Large corporations make their decisions using analytics data. Many people are unaware that solutions suitable for other users, especially small and medium sized businesses, are now also available.
The various analytics solutions that have arisen in the post-PC era provide companies with valuable insights into key aspects of their business. The best known is perhaps Google Analytics, which unfortunately only covers a portion of the demand. In fact, value insights into the success of a website, app or marketing campaign, an improved understanding of customers and early indicators of new sales potentials can often be more effectively achieved with other tools.
We've compiled a list for you of tools that are suitable for small and medium-sized companies. Visit the SME Campus ("Campus Mittelstand") in Hall 5 at CeBIT to learn more about products tailored to SMEs.
Modern analysis tool are of increasing importance. Some examples are Mixpanel and Kissmetrics, which put the user front and center, social analytics tools such as SocialBench, which specializes in customer dialog on social networks, and applications like Chartbeat, which focuses on real-time data.
Companies can measure more than just revenues and conversion rates when they consistently deploy analytics solutions. They can also quantify how visitors are using the website or app, how they arrived there and how they can be converted into regular customers. While traditional systems concentrate on page views, visitor counts and other aggregated statistics, a growing number of startups are interested in putting the user front and center — referred to as "Customer Analytics."
This includes for example Kissmetrics, a solution from a California-based firm. It shows the persons behind the clicks. The program deploys clever user tracking methods to record the activities of individual customers across various online channels such as Twitter, Facebook and Google Search. All data collected via Kissmetrics is presented in clear and detailed visitor profiles. Users then receive a complete customer history and can generate a variety of flexible reports to track who did what and when on a website.
Woopra is a direct competitor to Kissmetrics. This analytics tool also creates personal customer profiles, but is focused on the needs of sales and marketing teams. One special feature of the software is its tremendous reporting flexibility, which makes it attractive to professional users in particular who are dissatisfied with off-the-shelf reports. Woopra also scores points for its high-quality mobile apps for iOS and Android, providing access to Key Performance Indicators (KPIs) while on the go.
What product features do customers use most frequently? What kind of retention rates are observed for customers in Germany? How and when does a special customer use my app? Mixpanel is a solution that answers these questions. An easy-to-use Software Development Kit (SDK) lets companies log their own user events in real time.
The user can modify the code to decide on her own which visitor actions Mixpanel should record. The tool then prepares that data graphically in an online dashboard, for further export into a flexible range of reports. The software can also send e-mails or push and in-app notifications to individual users or user groups, either as a manual or automated function.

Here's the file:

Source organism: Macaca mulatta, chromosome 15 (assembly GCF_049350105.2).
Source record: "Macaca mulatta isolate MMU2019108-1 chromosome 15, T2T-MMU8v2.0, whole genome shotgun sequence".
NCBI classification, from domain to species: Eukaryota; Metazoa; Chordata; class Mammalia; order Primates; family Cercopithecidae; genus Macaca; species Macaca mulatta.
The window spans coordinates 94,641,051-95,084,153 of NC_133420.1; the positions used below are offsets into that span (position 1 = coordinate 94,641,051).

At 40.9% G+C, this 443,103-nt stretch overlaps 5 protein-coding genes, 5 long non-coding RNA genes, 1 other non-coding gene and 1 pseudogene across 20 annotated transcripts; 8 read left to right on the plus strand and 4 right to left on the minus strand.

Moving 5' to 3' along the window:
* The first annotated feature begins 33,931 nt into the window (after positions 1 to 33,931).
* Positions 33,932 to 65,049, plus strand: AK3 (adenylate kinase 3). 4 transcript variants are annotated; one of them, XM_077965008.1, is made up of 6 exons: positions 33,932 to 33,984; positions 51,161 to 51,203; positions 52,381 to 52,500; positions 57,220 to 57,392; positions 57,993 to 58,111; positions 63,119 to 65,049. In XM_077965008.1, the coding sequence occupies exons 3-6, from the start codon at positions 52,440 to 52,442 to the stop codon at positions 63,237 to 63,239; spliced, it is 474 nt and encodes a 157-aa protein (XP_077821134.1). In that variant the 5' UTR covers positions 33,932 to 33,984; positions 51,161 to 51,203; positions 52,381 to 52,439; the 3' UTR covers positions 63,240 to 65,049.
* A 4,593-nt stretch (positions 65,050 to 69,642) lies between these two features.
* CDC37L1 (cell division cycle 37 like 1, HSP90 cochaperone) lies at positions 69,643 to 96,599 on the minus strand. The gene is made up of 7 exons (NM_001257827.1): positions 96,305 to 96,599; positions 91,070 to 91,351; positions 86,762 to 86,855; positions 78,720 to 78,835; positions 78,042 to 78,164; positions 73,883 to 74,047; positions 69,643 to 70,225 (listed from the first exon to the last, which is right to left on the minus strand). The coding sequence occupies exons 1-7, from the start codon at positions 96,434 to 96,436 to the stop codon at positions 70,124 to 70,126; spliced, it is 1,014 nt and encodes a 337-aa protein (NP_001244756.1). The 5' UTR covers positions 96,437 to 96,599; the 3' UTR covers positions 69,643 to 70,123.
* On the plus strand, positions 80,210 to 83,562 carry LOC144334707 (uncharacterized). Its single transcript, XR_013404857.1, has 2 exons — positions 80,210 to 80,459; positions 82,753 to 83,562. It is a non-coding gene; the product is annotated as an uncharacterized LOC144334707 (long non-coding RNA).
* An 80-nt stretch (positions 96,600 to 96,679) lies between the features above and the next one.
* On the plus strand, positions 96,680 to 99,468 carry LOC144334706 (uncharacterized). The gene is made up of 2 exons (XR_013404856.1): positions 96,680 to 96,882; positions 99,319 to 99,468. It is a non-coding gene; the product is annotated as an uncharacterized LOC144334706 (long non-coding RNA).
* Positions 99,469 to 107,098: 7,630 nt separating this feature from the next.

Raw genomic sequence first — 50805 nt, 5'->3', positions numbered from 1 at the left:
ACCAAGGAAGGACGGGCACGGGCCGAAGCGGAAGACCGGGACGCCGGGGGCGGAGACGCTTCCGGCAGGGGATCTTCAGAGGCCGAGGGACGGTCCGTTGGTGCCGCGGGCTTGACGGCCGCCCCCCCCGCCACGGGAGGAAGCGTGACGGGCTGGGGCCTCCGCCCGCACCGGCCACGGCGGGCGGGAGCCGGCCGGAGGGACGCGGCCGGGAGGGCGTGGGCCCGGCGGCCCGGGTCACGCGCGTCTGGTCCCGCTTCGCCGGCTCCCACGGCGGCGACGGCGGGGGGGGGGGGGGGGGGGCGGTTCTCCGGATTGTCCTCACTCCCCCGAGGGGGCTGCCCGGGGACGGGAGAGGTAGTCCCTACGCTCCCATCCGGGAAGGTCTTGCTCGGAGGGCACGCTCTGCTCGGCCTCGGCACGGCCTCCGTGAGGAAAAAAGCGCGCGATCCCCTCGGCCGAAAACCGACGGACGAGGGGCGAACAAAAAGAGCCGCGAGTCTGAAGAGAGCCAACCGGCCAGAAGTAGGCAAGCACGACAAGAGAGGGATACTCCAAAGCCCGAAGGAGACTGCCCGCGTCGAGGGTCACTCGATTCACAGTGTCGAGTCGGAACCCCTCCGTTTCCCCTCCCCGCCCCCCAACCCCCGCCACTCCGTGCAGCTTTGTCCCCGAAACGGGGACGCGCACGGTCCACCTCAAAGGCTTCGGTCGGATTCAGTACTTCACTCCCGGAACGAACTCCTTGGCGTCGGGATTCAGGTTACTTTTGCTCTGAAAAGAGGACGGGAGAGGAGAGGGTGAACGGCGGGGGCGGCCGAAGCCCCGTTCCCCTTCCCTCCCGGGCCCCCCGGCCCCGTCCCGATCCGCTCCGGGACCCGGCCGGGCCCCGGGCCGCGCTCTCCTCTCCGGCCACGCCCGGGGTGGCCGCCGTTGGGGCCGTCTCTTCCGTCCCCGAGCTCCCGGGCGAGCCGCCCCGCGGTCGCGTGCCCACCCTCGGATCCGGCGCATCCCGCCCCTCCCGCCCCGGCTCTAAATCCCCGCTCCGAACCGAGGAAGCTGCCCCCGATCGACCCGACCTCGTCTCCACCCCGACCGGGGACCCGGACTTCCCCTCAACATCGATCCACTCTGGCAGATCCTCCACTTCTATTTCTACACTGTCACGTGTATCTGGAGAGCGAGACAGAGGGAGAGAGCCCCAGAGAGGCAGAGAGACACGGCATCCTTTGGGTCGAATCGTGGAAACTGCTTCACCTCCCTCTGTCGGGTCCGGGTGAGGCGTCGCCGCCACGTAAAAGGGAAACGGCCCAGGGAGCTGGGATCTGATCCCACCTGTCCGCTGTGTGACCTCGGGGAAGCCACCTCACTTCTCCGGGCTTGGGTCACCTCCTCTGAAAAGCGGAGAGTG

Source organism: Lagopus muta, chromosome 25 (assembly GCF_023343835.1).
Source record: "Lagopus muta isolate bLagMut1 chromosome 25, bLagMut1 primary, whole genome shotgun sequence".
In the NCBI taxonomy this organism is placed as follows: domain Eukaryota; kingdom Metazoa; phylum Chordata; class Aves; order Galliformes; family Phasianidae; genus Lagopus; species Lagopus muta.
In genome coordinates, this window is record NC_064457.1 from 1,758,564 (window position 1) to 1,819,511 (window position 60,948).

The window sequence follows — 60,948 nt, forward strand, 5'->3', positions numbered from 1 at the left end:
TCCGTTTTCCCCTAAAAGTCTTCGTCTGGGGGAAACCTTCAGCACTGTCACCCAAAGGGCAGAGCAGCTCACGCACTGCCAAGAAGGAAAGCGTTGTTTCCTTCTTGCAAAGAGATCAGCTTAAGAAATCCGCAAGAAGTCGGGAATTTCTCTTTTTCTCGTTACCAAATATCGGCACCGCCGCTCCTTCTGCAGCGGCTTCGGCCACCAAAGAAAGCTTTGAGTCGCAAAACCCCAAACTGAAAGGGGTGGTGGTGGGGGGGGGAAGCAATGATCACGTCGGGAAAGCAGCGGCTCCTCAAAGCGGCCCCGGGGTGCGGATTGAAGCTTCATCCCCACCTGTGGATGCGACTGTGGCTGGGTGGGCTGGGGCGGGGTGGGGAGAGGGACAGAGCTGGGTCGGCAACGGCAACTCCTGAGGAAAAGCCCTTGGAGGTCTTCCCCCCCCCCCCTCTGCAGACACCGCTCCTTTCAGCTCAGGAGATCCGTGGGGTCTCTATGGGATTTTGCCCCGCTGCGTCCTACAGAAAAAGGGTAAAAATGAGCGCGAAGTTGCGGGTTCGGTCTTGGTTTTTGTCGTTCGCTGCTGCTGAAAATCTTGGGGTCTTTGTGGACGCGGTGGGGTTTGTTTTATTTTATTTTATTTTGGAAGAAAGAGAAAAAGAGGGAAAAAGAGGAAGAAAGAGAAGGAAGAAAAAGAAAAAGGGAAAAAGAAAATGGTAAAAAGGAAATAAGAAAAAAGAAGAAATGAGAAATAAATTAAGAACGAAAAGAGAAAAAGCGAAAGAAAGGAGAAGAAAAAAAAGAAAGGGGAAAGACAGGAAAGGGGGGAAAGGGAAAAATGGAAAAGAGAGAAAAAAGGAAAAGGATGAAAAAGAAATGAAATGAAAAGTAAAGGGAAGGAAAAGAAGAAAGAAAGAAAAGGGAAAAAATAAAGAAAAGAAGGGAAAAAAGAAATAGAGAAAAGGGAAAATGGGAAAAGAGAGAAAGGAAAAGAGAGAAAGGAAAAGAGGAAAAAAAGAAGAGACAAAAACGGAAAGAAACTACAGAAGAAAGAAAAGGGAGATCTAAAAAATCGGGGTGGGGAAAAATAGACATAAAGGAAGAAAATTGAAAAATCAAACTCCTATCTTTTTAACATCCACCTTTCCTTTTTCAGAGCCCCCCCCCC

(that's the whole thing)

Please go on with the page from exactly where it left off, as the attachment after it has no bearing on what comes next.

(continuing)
Mixpanel's roster of investors include the founders of Salesforce and Paypal as well as big-name VC companies such as Sequoia Capital and Andreessen Horowitz. As such, this analytics solution from San Francisco is likely to stick around. Mixpanel offers an advanced, powerful platform for web or mobile use that has proven highly popular among Internet startups – and in many cases offers user scenarios far beyond what industry titan Google Analytics can offer.
A less well-known yet highly promising alternative to Mixpanel is Intercom. This SaaS is also based in California and refers to itself as a "Customer Communication Platform," with a focus on smooth customer communication. The integrated analysis tools promote more effective evaluation of user engagement and customer segmentation. This allows companies to address individual users with information of interest at precisely the right point in time. The modular platform is composed of four individual products, each oriented toward the respective needs of Sales, Marketing, Product or Support teams. They can be purchased individually.
Mobile analytics continue to grow in importance, with millions of apps now available in the app stores from Apple, Google and others. To position themselves successfully in this saturated market, providers need more than just a good product. They also need professional marketing.
Beyond the aforementioned solutions that support both web and mobile apps, there are also several services specifically conceived for mobile use. This includes for example a free tool called Flurry Analytics. It supports iOS, Android, Blackberry, Windows Phone and mobile web apps.
Once the Flurry class library is installed into the customer's app – an easy process –Flurry begins logging key metrics immediately. This includes for example the number of new and active users, demographic characteristics, conversions, sessions, user origins and dwell time on individual sites. Beyond these general KPIs, Flurry – like Mixpanel – can also be configured to record other desired user actions.